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BEDFORD 1954 Green Goddess Restoration Video

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Episode 1 of the restoration; changing the coolant. Pft what a simple 5 minute job I hear you say. Unfortunately not...

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1 hour ago, RAFBedfords said:

Episode 1 of the restoration; changing the coolant. Pft what a simple 5 minute job I hear you say. Unfortunately not...

Not sure if you are aware, but that pink antifreeze you are using is not suitable on older vehicles with copper radiators and copper head gaskets. You need the older type glycol antifreeze which is coloured blue or green.

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Just now, Richard Farrant said:

Not sure if you are aware, but that pink antifreeze you are using is not suitable on older vehicles with copper radiators and copper head gaskets. You need the older type glycol antifreeze which is coloured blue or green.

Hi there, thanks for the comment. The coolant I used is made from ethylene glycol although it is of course red. I find that the colouring system is rarely adhered to by content and more by the climate it’s designed for. Thanks thought, that could of been a messy error.

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While I wait for some parts to be delivered I did a quick walk through of what's inside this particular 1956 green goddess. It came with some strange items which were not definitely not standard issue.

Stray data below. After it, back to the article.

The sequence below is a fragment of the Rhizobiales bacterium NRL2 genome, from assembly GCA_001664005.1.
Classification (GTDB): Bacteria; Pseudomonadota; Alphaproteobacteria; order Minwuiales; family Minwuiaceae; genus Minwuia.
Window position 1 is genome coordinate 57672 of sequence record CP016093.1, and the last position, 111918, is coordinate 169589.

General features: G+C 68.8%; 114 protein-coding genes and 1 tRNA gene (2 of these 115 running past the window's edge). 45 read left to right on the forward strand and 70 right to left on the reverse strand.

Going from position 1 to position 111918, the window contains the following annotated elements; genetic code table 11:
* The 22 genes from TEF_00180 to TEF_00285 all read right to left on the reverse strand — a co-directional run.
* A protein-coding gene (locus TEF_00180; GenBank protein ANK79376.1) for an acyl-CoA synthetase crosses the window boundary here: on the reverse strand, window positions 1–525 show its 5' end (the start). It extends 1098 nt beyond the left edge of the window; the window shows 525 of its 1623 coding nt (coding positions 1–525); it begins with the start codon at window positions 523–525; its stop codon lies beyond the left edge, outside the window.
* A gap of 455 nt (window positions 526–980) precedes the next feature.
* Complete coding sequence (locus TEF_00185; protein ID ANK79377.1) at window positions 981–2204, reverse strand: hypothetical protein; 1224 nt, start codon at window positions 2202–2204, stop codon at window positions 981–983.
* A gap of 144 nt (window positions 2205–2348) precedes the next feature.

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Just to answer some of your points on this video, the long wooden pole with the metal end stowed on the roof, is a lever which you use like a crowbar for lifting something. a standard military item. Spare wheel, no issues on changing wheels on a RL, all the army versions carried spare wheels and a jack. The windscreen washer was not fitted from new, it was fitted around the 1970's when a new regulation came out for all vehicles to be fitted with washer. I remember carrying this out in army workshops at that time on Bedford RL and AEC Militants.

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Hi Richard, thanks for the answers it’s great to be able to have someone put these questions to bed so quickly. Have you got any links to what the jack looked like? I’m imaging it must of been pretty beefy as the chassis is so high off the ground. What’s your take on putting the washer bottle in the glove box?

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Here is a photo of the jack issued on military Bedford RL trucks, it is best to carry a wood block to put under it as well.

The washer bottle needs to be upright which I am not sure can be done in the glovebox. As it is now would be the same as when it was used by the Armed Forces in latter years.

Bedford Military Army Truck Lorry Ernest Lake 4 Ton Screw Jack - H ...

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Hi, I never had anything to do with green goddesses but I was a firefighter a few years ago and still remember some stuff.

The pole on the roof is a ceiling hook used to pull down burning or suspect ceilings. The portable pump is usually called a "featherweight pump", later versions took 4 to carry comfortably !